Artificial diet assays
Artificial diet assays and IC50 calculations were performed as described previously by Kim and Jander (2007). Four wingless adults were placed in a cup (30-ml Portion Cups; Comet Products, http://www.wna-inc.com), which was covered with a Parafilm sachet containing 45 μL of the liquid diet. After 3 days, aphid nymphs were counted. The IC50 was calculated based on the relative aphid reproduction at each concentration using a simple linear regression model (inverse prediction) using jmp v.6 (SAS Institute, http://www.sas.com) after a log transformation of diet concentrations.
Analysis of indole breakdown products in an artificial diet assay
Using the same experimental set-up as described above, with minor modifications, compounds mixed in artificial diets, with or without aphid feeding, and in honeydew were analyzed by HPLC-MS. Honeydew was collected on an aluminum foil that was placed on the bottom of the diet cup. The diet consisted of sucrose, 20 amino acids, sinigrin (0.5 mm), glutathione (0.5 mm), ascorbic acid (1 mm) and I3M-GS (0.15–0.35 mm). Approximately fifty aphids were caged and 50–100 μl of the diet was provided for 3 days. Three different collections from this experiment were compared: a diet without aphid in a Parafilm sachet, a diet left after aphid feeding and honeydew. Honeydew collected on aluminum foil was extracted using 60% methanol. The addition of myrosinase into an aphid diet containing I3M-GS and 20 amino acids to measure the production of indole breakdown products was described previously by Kim and Jander (2007).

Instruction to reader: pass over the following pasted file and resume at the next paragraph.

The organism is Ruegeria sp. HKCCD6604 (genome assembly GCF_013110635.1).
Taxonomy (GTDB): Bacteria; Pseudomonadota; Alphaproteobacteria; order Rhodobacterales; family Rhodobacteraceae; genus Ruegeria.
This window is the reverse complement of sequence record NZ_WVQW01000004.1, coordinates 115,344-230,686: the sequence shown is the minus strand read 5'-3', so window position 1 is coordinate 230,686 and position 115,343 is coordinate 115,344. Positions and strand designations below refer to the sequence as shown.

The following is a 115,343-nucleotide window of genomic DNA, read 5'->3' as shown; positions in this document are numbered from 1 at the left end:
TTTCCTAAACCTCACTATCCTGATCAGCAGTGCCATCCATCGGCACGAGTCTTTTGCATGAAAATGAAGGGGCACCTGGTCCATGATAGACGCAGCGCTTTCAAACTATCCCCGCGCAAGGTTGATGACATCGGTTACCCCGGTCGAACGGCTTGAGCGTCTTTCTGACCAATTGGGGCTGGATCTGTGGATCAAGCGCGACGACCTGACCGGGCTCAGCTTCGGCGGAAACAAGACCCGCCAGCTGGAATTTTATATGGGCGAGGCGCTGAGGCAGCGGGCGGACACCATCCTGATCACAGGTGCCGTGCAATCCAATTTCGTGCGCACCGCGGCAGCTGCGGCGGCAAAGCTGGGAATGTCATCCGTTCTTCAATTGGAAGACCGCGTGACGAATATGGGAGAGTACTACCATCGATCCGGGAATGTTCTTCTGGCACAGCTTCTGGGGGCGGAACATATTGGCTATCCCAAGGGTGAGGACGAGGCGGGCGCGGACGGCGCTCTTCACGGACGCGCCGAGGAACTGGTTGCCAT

We thank J. Bender and J. Celenza for providing the mutant A. thaliana lines, and M. Reichelt and J. Gershenzon for both technical advice and helpful comments regarding the manuscript. This research was funded by NSF grants OISE-0436554, DBI-0500550 and IOS-0718733, and USDA-CSREES grant 2005-35604-15446 to GJ, NIH grant GM53830 to FS, and Korea Research Foundation grant KRF-2005-F00028 to BL.